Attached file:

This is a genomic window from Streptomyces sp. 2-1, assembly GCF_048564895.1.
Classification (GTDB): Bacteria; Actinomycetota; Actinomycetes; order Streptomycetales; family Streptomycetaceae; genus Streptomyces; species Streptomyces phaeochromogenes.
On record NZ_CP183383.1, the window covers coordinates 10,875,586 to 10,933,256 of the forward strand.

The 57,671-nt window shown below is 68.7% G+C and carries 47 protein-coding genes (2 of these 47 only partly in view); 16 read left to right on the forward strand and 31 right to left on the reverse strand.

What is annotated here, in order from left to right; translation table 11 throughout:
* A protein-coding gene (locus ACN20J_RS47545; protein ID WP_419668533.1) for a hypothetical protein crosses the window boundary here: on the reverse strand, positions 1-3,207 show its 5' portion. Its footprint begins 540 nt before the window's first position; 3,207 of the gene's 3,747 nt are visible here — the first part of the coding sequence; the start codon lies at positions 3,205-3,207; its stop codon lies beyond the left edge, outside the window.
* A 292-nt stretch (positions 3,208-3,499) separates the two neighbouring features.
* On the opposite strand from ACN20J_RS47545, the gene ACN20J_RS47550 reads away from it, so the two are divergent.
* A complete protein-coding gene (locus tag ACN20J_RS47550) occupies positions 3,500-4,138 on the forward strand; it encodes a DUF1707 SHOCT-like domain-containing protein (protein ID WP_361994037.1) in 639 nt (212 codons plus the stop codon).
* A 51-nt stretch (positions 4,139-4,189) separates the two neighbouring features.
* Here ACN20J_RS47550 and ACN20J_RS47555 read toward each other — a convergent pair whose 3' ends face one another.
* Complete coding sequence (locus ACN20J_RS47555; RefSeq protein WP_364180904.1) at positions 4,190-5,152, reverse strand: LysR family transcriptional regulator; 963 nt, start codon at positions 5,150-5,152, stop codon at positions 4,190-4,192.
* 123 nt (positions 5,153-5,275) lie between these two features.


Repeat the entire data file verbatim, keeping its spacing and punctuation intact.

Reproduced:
This is a genomic window from Streptomyces sp. 2-1, assembly GCF_048564895.1.
Classification (GTDB): Bacteria; Actinomycetota; Actinomycetes; order Streptomycetales; family Streptomycetaceae; genus Streptomyces; species Streptomyces phaeochromogenes.
On record NZ_CP183383.1, the window covers coordinates 10,875,586 to 10,933,256 of the forward strand.

The 57,671-nt window shown below is 68.7% G+C and carries 47 protein-coding genes (2 of these 47 only partly in view); 16 read left to right on the forward strand and 31 right to left on the reverse strand.

What is annotated here, in order from left to right; translation table 11 throughout:
* A protein-coding gene (locus ACN20J_RS47545; protein ID WP_419668533.1) for a hypothetical protein crosses the window boundary here: on the reverse strand, positions 1-3,207 show its 5' portion. Its footprint begins 540 nt before the window's first position; 3,207 of the gene's 3,747 nt are visible here — the first part of the coding sequence; the start codon lies at positions 3,205-3,207; its stop codon lies beyond the left edge, outside the window.
* A 292-nt stretch (positions 3,208-3,499) separates the two neighbouring features.
* On the opposite strand from ACN20J_RS47545, the gene ACN20J_RS47550 reads away from it, so the two are divergent.
* A complete protein-coding gene (locus tag ACN20J_RS47550) occupies positions 3,500-4,138 on the forward strand; it encodes a DUF1707 SHOCT-like domain-containing protein (protein ID WP_361994037.1) in 639 nt (212 codons plus the stop codon).
* A 51-nt stretch (positions 4,139-4,189) separates the two neighbouring features.
* Here ACN20J_RS47550 and ACN20J_RS47555 read toward each other — a convergent pair whose 3' ends face one another.
* Complete coding sequence (locus ACN20J_RS47555; RefSeq protein WP_364180904.1) at positions 4,190-5,152, reverse strand: LysR family transcriptional regulator; 963 nt, start codon at positions 5,150-5,152, stop codon at positions 4,190-4,192.
* 123 nt (positions 5,153-5,275) lie between these two features.